Extract, transform, and load (ETL) is the process of integrating data from multiple, typically disparate, sources and bringing them together into one central location. It is a key component to businesses successfully making use of data in a data warehouse.
Sure, the process itself is fairly straightforward, and when done right, ETL prepares an organization for powerful business intelligence initiatives. However, a lot goes into a successful ETL process. Let’s discuss the three steps involved and why data management practices are an essential foundation to carrying ETL out properly.
What happens during an ETL process?
If you’ll remember, ETL stands for Extract, Transform, and Load. An organization looking to complete an ETL process must: 1) Extract data from the database(s) to integrate it from various systems or applications 2) Transform data so that it matches the target system’s required formatting, and 3) Load the final data into the target system.
Extraction is the action of extracting data from a source system to be processed at a later stage. This step is focused on obtaining data as efficiently and with as little impact to the source system as possible.
Businesses today collect and store data in a variety of sources—each with their own way of organizing and formatting that data—and oftentimes the sheer volume of data can make this first step in the ETL process the most time-consuming.
After the desired data has been extracted, it then undergoes a transformation (i.e. conversion) to meet the requirements of the target system. This step can involve:
This process entails several transformation types that ensure the quality and integrity of data. Without this step, businesses can’t be confident in the data being migrated or integrated into the target system—which can mean weeks or even months of effort and budget lost!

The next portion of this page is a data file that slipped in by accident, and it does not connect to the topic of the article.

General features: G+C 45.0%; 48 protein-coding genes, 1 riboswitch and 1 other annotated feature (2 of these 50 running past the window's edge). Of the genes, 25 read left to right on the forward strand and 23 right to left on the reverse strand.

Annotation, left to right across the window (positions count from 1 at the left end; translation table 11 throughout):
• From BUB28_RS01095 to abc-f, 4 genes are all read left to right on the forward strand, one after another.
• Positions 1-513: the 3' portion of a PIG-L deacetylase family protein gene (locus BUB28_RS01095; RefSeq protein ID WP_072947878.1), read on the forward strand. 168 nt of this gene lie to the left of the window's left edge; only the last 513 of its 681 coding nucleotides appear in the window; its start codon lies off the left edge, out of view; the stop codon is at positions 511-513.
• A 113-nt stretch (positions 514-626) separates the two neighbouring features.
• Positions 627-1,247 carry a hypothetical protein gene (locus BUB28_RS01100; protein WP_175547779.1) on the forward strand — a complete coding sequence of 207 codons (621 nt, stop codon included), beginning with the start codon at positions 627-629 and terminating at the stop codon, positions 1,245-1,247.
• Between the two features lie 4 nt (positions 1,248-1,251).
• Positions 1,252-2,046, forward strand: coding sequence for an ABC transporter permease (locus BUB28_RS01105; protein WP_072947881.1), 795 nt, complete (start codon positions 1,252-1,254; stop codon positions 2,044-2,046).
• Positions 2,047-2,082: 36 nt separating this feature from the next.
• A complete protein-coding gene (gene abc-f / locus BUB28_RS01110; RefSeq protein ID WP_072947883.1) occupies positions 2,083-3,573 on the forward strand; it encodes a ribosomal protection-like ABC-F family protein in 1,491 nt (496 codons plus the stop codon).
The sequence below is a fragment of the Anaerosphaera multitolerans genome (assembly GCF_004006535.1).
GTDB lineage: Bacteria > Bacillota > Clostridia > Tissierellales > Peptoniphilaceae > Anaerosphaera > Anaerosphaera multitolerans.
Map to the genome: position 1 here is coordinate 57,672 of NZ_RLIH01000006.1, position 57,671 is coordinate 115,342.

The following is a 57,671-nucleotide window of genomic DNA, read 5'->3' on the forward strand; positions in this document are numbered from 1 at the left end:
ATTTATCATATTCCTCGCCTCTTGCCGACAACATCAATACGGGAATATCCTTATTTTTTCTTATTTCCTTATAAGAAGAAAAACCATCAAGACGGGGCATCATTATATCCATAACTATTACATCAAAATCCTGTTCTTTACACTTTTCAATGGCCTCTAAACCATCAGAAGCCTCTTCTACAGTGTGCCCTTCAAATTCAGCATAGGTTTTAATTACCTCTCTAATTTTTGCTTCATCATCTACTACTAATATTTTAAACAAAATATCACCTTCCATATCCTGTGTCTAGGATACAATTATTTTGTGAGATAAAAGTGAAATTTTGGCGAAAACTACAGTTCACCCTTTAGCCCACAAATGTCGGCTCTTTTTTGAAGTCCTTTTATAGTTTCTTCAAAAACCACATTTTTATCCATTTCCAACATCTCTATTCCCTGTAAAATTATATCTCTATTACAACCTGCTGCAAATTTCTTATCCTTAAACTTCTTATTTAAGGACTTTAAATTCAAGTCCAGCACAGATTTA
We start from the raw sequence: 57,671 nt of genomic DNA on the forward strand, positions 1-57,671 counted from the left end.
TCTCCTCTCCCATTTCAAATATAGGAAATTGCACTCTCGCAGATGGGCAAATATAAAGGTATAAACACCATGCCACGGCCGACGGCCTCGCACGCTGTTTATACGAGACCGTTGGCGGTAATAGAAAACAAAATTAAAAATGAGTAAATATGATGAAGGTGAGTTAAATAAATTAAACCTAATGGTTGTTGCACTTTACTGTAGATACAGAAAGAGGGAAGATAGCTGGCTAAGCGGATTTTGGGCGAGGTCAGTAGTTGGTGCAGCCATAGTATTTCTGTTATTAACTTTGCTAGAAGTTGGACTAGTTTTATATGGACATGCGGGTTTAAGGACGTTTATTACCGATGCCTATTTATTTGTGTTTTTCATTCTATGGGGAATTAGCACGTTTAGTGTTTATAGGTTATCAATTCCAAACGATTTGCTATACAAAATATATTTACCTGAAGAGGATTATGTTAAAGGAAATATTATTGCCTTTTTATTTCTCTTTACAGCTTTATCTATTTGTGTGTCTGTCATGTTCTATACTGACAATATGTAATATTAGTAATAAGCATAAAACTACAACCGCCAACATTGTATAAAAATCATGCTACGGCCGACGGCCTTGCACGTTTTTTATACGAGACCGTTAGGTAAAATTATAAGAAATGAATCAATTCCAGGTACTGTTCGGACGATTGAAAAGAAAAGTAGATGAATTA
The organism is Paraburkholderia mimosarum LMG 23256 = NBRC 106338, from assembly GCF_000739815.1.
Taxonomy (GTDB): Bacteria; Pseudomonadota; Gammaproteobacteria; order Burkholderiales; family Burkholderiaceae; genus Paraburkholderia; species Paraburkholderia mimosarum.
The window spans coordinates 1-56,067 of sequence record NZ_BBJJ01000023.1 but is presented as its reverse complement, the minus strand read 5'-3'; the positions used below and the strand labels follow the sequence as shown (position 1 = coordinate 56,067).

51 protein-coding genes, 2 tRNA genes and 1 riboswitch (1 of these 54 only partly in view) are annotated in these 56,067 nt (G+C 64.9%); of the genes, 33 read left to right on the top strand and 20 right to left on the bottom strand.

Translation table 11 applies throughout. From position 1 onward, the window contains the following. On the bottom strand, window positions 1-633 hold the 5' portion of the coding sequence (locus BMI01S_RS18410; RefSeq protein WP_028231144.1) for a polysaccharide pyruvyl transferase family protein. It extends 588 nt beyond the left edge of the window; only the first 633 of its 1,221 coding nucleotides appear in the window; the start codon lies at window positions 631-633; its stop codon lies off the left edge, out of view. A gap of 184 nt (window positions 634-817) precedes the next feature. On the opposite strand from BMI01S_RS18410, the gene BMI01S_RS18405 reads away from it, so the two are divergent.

The Load step concludes the ETL process with the loading of the extracted and transformed data into the end system. The successful completion as well as complexity of this step is dependent on the volume of data, structure of that data, and frequency at which you will load that data.
Data management best practices for successful ETL processes
When the ETL process pulls data from multiple sources, some may be historic or legacy data and therefore may not be optimized for business use and analytics. Through ETL, it can be migrated to a central data warehouse in a standardized format, which is much more suitable for business intelligence.
With the importance placed on being able to make data-driven decisions, it is critical to take proactive measures to ensure data quality. Cleansing, validating, deduplicating, and profiling data are foundational best practices that not only provide faster time-to-value for ETL and other data integration and migration processes, but empower organizations to make far better use of the data they have.
Find out how we help businesses undergo successful ETL processes.